Almonds: Full of Motivating Magnesium and Vitamin B
Almonds are a superstar in the snack world, as they contain important nutrients, like magnesium and B vitamins, that help convert food to energy. “Research shows that people with low magnesium levels tend to tire more quickly during exercise due to magnesium’s role in energy metabolism,” explains Rachel Berman, RD, CDN, author of Boosting Your Metabolism for Dummies. Insufficient B vitamins can lead to fatigue, irritability, and poor concentration. Stick to one serving — 1 ounce (oz), or about 23 nuts — to keep calories in check.
Popcorn: Packed With an All-Fiber, No-Guilt Crunch
Whole-grain carbohydrates are a snack with staying power. “Thanks to fiber, whole grains help prevent the blood-sugar crashes that happen after consuming refined or simple carbohydrates,” Berman says. Popcorn is a smarter pick than other crunchy snacks, like chips, since it’s a whole grain that’s low in calories — as long as you don’t douse it with butter, salt, or oil. It also provides volume and so tends to keep you satisfied longer than chips and crackers. Ditch flavored microwave popcorn and try popping your own kernels, then season them with herbs and spices.
Peanut Butter: High in Good Fats, Protein, and Satisfaction
Although peanut butter is a calorie-dense food, a little goes a long way in providing a great-tasting energy boost. Its healthy fats, protein, and fiber help stave off hunger and keep blood sugar levels stable. Instead of covering your morning toast with butter or jelly, which are devoid of protein and fiber, top slices with an all-natural nut butter that contains nothing but nuts, Berman suggests. Just be sure to avoid brands with added sugars, and stick to a 2-tablespoon serving.
Salmon: Rich in Brain-Boosting Omega-3s
Salmon isn’t called a “brain food” for nothing. The rich-tasting fish earns the moniker from its omega-3 fatty acids: nutrients that have been found to reduce depression as well as boost mood, Berman says. The healthy fats also make salmon a smart choice for your heart, as they help lower blood pressure and bad cholesterol, which can raise your risk for cardiovascular disease. Plus, the high protein count promotes satiety, which makes it a great energizing dinner option for those trying to lose weight.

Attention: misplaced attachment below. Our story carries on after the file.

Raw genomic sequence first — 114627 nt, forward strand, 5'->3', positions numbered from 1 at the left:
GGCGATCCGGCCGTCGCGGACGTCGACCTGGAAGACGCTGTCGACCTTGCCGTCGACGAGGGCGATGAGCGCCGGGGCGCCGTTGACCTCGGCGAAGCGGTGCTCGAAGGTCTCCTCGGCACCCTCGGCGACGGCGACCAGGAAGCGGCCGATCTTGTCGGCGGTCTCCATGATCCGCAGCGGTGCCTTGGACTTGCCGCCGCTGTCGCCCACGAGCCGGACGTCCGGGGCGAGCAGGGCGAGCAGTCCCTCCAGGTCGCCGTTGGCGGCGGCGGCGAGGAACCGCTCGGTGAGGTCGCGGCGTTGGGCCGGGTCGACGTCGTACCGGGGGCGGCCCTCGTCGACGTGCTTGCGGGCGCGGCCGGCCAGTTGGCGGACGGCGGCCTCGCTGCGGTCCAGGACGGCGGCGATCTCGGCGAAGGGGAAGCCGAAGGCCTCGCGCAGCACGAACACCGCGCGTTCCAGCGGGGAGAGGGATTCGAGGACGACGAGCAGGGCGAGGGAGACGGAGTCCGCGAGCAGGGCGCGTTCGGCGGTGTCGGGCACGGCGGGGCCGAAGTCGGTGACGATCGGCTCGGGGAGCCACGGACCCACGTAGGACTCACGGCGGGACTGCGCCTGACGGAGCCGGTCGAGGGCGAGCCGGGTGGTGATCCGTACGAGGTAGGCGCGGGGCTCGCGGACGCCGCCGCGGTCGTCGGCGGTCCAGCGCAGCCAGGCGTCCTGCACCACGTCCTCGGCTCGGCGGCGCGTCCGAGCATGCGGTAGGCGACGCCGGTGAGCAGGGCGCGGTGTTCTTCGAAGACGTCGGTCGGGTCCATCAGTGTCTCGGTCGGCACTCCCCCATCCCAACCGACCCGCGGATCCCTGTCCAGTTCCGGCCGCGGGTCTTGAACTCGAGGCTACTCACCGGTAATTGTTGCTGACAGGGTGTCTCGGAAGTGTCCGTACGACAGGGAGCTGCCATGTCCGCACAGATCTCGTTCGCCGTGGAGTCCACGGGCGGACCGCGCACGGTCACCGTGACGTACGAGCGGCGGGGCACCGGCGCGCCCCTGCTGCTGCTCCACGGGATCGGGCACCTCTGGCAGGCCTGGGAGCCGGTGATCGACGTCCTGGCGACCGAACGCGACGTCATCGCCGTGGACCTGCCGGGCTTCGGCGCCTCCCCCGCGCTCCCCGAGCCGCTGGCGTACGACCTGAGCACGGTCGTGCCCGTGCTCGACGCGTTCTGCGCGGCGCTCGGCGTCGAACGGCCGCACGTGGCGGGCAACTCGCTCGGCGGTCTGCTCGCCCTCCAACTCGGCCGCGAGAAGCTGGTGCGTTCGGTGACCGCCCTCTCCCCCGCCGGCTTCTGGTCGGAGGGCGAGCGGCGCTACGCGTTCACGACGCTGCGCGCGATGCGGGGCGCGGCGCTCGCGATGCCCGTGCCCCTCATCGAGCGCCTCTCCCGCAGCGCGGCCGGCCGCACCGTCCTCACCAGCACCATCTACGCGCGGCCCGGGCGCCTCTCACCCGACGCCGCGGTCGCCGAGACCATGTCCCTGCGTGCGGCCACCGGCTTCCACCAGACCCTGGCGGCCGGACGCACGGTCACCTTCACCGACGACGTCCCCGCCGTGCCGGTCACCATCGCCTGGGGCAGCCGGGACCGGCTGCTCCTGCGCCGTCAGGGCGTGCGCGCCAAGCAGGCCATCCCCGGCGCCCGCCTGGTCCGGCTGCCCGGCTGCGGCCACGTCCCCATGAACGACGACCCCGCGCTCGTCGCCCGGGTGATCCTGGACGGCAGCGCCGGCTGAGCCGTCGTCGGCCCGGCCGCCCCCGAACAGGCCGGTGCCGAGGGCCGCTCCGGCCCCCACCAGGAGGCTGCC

Bananas: Potassium Pumps Up Your Workout
Bananas are nature’s prepacked and portable healthy snack. They’re filled with fiber, vitamin B6, and potassium — nutrients that promote sustained energy and muscle function, Berman says. Bananas are particularly appealing as a pre- or postworkout snack. Pair a banana with a glass of low-fat milk or a cup of yogurt for an energizing combination of fiber and protein — a combo that also makes a great breakfast to start your day.
Kale: Amino Acids and Antioxidants Will Keep You Alert
Skip iceberg lettuce and add an energy-boost to your salad by using nutrient-rich kale as a base. Kale is also great sautéed as a side dish, chopped into soups, and tossed with whole-wheat pasta. Kale contains the amino acid L-tyrosine, which may help give you a mental lift, as well as a number of antioxidants and fiber to fill you up and help keep your blood sugar stable, says Berman.
Oatmeal: Fiber Makes a Long-Burning Fuel
Ask any nutritionist for healthy and simple breakfast ideas, and oatmeal is sure to make the list. Its high-fiber content is the reason it’s such a filling meal that provides lasting energy.
Because fiber takes so long to digest, having oatmeal for breakfast will power you through the entire morning, compared with a breakfast of white toast and jelly, explains Melinda Johnson, RD, director of the didactic program in dietetics at Arizona State University in Phoenix, and president-elect of the Arizona Academy of Nutrition and Dietetics. With stable blood-sugar levels, you’ll feel energized and focused without feeling the need to down another cup of coffee.
Pistachios: Packed With Powerful Protein and Fiber
Powerhouse pistachios have a combination of protein, fiber, and heart-healthy monounsaturated fats that adds up to a perfectly satisfying snack. Pistachios’ rich protein content makes them an ideal food for energy all day long, says Kooi. Though nuts are calorie-dense, 25 pistachios have only 100 calories, and the fact that you have to remove the shell slows you down and prevents overeating.
Hummus: Protein-Rich Dip With a Nutritious Kick
Hummus is a Mediterranean dip with only a few simple ingredients — pureed garbanzo beans, sesame-based tahini, olive oil, and lemon juice — that all contribute nutrients for energy. The fiber and protein that the beans provide stabilize blood sugar, take the edge off hunger, and boost energy, Kooi notes.
When used as a dip for nutrient-rich veggies, such as red pepper strips or carrot sticks, hummus makes a great mid-afternoon snack. You can also use it as a sandwich spread instead of mayonnaise.
Greek Yogurt: A Creamy, Substantial Energy Solution
When it comes to yogurt, Greek varieties can deliver twice the amount of hunger-satisfying protein as regular offerings (with 17 grams per 6-oz container), making it a supercharged breakfast, lunch, or snack.
“The thick, indulgent texture is the perfect canvas for a variety of toppings that can make it even more substantial,” Kooi says. Mix in fresh berries and chopped nuts for a nutrient-packed treat. Make sure you select nonfat Greek yogurt that’s low in added sugar to keep calories at around 100 per container.